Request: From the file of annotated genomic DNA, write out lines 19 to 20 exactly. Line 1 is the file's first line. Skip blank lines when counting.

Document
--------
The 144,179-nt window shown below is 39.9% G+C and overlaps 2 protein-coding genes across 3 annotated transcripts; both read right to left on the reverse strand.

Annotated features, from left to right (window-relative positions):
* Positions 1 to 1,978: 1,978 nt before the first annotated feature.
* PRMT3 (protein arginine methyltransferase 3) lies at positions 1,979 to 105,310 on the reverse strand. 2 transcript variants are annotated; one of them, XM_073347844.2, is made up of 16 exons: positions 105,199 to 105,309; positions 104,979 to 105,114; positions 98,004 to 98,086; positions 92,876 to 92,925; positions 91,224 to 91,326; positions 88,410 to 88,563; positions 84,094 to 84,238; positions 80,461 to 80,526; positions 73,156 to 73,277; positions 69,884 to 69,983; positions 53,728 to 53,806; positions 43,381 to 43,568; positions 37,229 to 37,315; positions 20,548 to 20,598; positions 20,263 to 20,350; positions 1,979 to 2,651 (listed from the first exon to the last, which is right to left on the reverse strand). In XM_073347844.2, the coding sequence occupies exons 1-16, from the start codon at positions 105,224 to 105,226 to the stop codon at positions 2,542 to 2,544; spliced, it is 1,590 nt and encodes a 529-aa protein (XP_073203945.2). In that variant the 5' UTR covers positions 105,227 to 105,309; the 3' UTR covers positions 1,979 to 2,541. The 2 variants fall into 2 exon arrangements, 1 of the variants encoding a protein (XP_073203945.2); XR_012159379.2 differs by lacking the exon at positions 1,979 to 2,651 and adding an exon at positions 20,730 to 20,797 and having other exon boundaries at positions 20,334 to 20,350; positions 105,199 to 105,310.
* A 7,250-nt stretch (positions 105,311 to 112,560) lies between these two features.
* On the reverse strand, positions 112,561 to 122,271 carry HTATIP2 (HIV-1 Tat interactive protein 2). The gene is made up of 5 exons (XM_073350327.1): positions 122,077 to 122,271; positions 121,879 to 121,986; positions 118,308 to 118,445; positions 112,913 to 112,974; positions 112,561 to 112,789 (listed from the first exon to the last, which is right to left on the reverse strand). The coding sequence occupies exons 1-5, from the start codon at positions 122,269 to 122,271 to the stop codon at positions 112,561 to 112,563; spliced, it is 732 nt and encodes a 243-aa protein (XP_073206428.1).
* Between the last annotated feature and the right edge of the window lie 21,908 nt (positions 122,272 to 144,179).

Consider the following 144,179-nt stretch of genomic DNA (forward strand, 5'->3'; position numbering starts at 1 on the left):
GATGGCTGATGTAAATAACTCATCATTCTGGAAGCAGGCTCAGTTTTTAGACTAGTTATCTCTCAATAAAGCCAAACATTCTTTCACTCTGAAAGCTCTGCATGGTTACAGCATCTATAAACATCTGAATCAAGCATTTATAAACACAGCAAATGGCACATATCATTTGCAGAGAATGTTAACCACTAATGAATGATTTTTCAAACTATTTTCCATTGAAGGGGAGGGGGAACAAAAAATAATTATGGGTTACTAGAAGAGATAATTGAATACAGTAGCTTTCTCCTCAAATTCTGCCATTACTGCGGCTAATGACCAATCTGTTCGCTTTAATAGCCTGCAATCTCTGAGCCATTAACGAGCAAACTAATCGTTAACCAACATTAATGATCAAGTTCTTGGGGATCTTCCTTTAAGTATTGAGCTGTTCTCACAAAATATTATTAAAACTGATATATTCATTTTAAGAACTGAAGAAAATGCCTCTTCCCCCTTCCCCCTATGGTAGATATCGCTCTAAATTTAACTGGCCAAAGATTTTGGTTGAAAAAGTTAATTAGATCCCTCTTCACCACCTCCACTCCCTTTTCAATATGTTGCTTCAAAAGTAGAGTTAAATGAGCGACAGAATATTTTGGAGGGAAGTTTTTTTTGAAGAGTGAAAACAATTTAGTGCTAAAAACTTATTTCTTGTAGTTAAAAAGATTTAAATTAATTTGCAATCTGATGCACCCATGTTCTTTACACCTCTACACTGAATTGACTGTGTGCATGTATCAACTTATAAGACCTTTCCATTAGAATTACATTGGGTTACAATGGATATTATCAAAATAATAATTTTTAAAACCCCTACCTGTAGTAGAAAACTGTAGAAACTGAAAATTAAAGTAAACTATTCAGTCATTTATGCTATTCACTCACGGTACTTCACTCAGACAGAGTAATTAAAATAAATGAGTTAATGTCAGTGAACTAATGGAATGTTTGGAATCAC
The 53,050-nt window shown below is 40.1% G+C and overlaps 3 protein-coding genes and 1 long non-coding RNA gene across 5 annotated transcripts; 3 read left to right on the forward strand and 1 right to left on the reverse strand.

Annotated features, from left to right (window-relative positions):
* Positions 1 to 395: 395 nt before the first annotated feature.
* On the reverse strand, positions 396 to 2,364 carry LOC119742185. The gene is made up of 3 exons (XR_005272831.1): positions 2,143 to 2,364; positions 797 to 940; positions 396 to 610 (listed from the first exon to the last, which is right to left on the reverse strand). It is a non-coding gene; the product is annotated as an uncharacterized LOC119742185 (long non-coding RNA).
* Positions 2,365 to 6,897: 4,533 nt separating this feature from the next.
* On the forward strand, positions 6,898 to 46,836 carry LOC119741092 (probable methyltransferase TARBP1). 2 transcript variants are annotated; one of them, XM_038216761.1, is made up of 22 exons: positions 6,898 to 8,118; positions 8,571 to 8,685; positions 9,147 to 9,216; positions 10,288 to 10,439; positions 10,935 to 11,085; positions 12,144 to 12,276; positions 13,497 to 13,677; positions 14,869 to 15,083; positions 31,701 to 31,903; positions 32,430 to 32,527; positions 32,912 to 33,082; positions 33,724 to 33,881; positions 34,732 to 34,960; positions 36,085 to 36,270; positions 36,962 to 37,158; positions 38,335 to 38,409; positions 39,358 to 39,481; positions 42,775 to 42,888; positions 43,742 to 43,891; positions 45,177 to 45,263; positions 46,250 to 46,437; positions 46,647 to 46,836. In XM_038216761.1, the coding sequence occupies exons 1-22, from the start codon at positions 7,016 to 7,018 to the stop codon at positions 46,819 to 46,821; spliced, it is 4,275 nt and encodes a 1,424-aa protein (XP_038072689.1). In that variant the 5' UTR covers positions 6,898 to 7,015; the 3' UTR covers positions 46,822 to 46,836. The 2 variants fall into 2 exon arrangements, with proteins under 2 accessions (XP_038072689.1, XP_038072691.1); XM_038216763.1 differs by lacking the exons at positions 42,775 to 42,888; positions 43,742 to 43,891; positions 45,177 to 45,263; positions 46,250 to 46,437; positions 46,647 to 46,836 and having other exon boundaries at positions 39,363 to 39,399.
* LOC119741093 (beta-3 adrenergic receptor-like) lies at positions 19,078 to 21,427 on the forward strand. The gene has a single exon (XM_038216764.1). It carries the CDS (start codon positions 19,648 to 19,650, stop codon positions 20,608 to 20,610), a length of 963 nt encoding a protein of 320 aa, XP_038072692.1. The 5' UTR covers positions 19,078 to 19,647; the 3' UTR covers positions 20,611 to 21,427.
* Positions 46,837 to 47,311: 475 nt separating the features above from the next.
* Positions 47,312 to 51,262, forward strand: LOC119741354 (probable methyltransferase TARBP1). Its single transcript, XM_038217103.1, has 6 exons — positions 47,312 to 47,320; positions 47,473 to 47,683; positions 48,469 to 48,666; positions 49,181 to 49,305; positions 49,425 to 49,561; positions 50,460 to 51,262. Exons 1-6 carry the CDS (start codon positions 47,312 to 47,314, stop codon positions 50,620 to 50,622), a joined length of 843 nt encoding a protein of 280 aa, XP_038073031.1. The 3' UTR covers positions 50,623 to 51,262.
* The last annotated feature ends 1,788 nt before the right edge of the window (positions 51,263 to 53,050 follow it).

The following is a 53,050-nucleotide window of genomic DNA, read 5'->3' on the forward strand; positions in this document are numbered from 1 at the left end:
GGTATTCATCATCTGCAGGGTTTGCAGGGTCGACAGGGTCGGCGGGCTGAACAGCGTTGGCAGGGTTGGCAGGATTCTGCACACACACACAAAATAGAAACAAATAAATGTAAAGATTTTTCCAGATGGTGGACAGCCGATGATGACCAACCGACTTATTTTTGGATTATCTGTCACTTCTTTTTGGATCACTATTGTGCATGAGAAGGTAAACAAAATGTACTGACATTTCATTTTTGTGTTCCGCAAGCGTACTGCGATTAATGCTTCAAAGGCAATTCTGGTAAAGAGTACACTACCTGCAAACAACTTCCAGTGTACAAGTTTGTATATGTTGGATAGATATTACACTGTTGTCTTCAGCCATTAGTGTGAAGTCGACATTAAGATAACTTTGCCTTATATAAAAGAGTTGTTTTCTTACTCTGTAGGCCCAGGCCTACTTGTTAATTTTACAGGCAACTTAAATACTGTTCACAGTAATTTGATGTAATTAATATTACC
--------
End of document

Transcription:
* The last annotated feature ends 1,788 nt before the right edge of the window (positions 51,263 to 53,050 follow it).

The following is a 53,050-nucleotide window of genomic DNA, read 5'->3' on the forward strand; positions in this document are numbered from 1 at the left end: